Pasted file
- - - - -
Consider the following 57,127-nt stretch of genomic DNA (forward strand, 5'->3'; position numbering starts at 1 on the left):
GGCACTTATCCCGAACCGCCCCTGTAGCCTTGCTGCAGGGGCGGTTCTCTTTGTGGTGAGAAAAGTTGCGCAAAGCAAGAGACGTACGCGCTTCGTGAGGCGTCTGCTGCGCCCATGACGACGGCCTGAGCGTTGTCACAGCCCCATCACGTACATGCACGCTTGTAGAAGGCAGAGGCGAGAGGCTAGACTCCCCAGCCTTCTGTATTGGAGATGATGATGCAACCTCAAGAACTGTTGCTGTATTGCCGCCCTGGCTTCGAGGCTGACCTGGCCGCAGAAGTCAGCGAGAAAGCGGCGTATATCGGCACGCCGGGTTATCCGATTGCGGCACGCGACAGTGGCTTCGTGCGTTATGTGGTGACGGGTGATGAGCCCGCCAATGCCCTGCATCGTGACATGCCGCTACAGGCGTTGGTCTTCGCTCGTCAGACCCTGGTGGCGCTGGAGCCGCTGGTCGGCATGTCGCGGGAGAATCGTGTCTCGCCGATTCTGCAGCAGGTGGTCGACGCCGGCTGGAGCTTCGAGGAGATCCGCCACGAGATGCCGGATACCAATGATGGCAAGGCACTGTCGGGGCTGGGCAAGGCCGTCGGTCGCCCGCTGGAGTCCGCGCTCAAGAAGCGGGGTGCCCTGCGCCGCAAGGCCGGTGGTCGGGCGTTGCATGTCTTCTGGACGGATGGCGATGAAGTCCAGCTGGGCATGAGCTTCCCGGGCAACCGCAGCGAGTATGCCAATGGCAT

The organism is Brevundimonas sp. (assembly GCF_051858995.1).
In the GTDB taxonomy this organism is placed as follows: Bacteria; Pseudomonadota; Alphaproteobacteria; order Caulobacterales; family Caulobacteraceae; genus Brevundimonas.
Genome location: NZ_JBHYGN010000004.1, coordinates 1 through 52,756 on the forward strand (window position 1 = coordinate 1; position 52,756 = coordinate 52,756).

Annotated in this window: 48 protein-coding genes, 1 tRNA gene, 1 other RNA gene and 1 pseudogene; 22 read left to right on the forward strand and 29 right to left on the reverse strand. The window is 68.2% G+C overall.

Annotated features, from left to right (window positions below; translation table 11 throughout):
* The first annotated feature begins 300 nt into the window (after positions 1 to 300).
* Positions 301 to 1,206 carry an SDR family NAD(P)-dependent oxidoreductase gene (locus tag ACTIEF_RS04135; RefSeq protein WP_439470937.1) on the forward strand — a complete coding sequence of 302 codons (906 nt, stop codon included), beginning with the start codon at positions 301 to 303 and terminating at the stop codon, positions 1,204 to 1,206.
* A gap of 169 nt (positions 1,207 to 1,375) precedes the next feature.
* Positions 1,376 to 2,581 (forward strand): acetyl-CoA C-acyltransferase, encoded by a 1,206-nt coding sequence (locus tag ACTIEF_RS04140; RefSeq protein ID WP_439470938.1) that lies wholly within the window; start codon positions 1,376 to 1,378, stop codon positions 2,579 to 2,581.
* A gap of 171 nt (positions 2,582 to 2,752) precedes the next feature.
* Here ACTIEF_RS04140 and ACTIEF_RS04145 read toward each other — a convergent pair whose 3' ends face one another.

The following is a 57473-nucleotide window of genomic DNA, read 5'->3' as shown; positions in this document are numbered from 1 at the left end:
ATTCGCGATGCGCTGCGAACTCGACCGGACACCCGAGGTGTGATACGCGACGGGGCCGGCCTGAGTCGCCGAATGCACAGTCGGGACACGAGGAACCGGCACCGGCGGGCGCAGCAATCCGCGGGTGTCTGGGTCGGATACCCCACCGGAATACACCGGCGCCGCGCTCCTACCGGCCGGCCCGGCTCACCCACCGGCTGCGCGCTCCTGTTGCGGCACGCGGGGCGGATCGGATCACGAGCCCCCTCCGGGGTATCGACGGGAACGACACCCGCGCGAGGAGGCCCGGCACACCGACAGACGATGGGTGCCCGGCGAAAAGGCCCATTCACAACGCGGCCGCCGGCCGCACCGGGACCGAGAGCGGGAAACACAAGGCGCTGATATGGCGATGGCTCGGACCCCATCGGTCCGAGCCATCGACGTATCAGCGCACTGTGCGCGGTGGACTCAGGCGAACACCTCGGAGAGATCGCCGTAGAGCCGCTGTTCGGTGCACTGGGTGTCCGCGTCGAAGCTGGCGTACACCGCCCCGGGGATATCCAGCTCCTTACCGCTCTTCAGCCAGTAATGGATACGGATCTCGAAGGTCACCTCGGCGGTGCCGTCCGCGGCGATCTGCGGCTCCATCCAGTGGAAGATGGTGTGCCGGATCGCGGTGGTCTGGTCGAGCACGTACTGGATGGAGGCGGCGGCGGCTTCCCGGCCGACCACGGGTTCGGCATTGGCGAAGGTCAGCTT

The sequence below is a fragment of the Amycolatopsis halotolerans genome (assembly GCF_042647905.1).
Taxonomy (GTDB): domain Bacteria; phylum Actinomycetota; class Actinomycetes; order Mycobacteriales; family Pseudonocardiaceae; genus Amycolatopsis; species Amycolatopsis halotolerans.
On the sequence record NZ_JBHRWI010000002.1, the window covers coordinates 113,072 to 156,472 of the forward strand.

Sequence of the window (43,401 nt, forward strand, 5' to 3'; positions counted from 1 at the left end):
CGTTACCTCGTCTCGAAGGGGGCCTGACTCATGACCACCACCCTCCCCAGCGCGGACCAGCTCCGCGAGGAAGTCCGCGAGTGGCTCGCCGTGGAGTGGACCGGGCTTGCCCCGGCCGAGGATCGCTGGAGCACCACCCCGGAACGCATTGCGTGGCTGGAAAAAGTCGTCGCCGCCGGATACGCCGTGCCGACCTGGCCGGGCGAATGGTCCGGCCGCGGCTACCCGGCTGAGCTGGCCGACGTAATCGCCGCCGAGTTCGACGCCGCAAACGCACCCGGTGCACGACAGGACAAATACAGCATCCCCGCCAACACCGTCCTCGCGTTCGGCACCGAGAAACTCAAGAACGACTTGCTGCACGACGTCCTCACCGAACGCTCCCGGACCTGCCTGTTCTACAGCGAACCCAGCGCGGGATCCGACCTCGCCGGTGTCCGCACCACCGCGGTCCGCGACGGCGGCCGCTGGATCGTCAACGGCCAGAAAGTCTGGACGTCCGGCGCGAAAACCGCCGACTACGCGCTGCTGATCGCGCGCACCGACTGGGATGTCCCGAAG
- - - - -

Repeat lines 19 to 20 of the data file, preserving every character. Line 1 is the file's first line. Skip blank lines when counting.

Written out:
Sequence of the window (43,401 nt, forward strand, 5' to 3'; positions counted from 1 at the left end):
CGTTACCTCGTCTCGAAGGGGGCCTGACTCATGACCACCACCCTCCCCAGCGCGGACCAGCTCCGCGAGGAAGTCCGCGAGTGGCTCGCCGTGGAGTGGACCGGGCTTGCCCCGGCCGAGGATCGCTGGAGCACCACCCCGGAACGCATTGCGTGGCTGGAAAAAGTCGTCGCCGCCGGATACGCCGTGCCGACCTGGCCGGGCGAATGGTCCGGCCGCGGCTACCCGGCTGAGCTGGCCGACGTAATCGCCGCCGAGTTCGACGCCGCAAACGCACCCGGTGCACGACAGGACAAATACAGCATCCCCGCCAACACCGTCCTCGCGTTCGGCACCGAGAAACTCAAGAACGACTTGCTGCACGACGTCCTCACCGAACGCTCCCGGACCTGCCTGTTCTACAGCGAACCCAGCGCGGGATCCGACCTCGCCGGTGTCCGCACCACCGCGGTCCGCGACGGCGGCCGCTGGATCGTCAACGGCCAGAAAGTCTGGACGTCCGGCGCGAAAACCGCCGACTACGCGCTGCTGATCGCGCGCACCGACTGGGATGTCCCGAAG